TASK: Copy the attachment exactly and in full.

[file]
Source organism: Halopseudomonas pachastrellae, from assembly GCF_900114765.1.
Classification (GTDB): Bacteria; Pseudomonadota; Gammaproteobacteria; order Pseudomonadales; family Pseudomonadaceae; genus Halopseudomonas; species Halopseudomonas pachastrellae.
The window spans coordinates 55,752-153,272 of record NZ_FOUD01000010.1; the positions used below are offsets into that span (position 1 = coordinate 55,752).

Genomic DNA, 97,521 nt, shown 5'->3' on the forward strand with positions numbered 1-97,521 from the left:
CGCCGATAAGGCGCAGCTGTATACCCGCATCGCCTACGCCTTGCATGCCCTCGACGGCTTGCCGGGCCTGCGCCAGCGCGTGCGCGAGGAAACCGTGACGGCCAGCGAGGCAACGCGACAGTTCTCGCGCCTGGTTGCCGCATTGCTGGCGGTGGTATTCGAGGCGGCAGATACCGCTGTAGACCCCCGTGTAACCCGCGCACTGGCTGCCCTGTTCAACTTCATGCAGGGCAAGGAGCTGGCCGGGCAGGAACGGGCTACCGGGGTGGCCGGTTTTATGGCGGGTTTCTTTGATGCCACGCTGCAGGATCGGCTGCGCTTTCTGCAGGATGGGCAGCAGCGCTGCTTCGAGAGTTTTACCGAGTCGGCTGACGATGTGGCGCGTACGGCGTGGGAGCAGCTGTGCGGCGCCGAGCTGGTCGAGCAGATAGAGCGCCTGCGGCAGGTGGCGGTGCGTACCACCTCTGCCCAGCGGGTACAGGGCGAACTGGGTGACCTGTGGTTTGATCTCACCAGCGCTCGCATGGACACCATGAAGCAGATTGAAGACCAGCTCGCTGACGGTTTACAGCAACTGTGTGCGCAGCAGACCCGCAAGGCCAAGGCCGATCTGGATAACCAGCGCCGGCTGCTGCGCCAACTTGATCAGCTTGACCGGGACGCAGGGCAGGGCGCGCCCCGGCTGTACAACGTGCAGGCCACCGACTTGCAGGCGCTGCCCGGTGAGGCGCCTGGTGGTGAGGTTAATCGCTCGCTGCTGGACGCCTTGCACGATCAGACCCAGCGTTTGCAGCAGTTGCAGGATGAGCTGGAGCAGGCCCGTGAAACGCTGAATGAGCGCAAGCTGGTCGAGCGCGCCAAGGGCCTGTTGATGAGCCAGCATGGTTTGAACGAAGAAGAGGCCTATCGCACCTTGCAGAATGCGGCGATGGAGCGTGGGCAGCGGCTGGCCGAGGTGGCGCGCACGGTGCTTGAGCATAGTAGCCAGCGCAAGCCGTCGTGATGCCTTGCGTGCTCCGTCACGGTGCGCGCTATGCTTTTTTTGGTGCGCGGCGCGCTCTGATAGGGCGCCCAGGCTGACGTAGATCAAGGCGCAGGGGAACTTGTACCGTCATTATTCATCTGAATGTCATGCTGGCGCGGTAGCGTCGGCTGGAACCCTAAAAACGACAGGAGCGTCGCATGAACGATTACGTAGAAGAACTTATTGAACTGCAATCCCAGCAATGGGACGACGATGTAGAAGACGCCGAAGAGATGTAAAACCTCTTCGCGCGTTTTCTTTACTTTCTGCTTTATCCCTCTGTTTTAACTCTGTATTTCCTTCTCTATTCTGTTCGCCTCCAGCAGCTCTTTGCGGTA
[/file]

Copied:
Source organism: Halopseudomonas pachastrellae, from assembly GCF_900114765.1.
Classification (GTDB): Bacteria; Pseudomonadota; Gammaproteobacteria; order Pseudomonadales; family Pseudomonadaceae; genus Halopseudomonas; species Halopseudomonas pachastrellae.
The window spans coordinates 55,752-153,272 of record NZ_FOUD01000010.1; the positions used below are offsets into that span (position 1 = coordinate 55,752).

Genomic DNA, 97,521 nt, shown 5'->3' on the forward strand with positions numbered 1-97,521 from the left:
CGCCGATAAGGCGCAGCTGTATACCCGCATCGCCTACGCCTTGCATGCCCTCGACGGCTTGCCGGGCCTGCGCCAGCGCGTGCGCGAGGAAACCGTGACGGCCAGCGAGGCAACGCGACAGTTCTCGCGCCTGGTTGCCGCATTGCTGGCGGTGGTATTCGAGGCGGCAGATACCGCTGTAGACCCCCGTGTAACCCGCGCACTGGCTGCCCTGTTCAACTTCATGCAGGGCAAGGAGCTGGCCGGGCAGGAACGGGCTACCGGGGTGGCCGGTTTTATGGCGGGTTTCTTTGATGCCACGCTGCAGGATCGGCTGCGCTTTCTGCAGGATGGGCAGCAGCGCTGCTTCGAGAGTTTTACCGAGTCGGCTGACGATGTGGCGCGTACGGCGTGGGAGCAGCTGTGCGGCGCCGAGCTGGTCGAGCAGATAGAGCGCCTGCGGCAGGTGGCGGTGCGTACCACCTCTGCCCAGCGGGTACAGGGCGAACTGGGTGACCTGTGGTTTGATCTCACCAGCGCTCGCATGGACACCATGAAGCAGATTGAAGACCAGCTCGCTGACGGTTTACAGCAACTGTGTGCGCAGCAGACCCGCAAGGCCAAGGCCGATCTGGATAACCAGCGCCGGCTGCTGCGCCAACTTGATCAGCTTGACCGGGACGCAGGGCAGGGCGCGCCCCGGCTGTACAACGTGCAGGCCACCGACTTGCAGGCGCTGCCCGGTGAGGCGCCTGGTGGTGAGGTTAATCGCTCGCTGCTGGACGCCTTGCACGATCAGACCCAGCGTTTGCAGCAGTTGCAGGATGAGCTGGAGCAGGCCCGTGAAACGCTGAATGAGCGCAAGCTGGTCGAGCGCGCCAAGGGCCTGTTGATGAGCCAGCATGGTTTGAACGAAGAAGAGGCCTATCGCACCTTGCAGAATGCGGCGATGGAGCGTGGGCAGCGGCTGGCCGAGGTGGCGCGCACGGTGCTTGAGCATAGTAGCCAGCGCAAGCCGTCGTGATGCCTTGCGTGCTCCGTCACGGTGCGCGCTATGCTTTTTTTGGTGCGCGGCGCGCTCTGATAGGGCGCCCAGGCTGACGTAGATCAAGGCGCAGGGGAACTTGTACCGTCATTATTCATCTGAATGTCATGCTGGCGCGGTAGCGTCGGCTGGAACCCTAAAAACGACAGGAGCGTCGCATGAACGATTACGTAGAAGAACTTATTGAACTGCAATCCCAGCAATGGGACGACGATGTAGAAGACGCCGAAGAGATGTAAAACCTCTTCGCGCGTTTTCTTTACTTTCTGCTTTATCCCTCTGTTTTAACTCTGTATTTCCTTCTCTATTCTGTTCGCCTCCAGCAGCTCTTTGCGGTA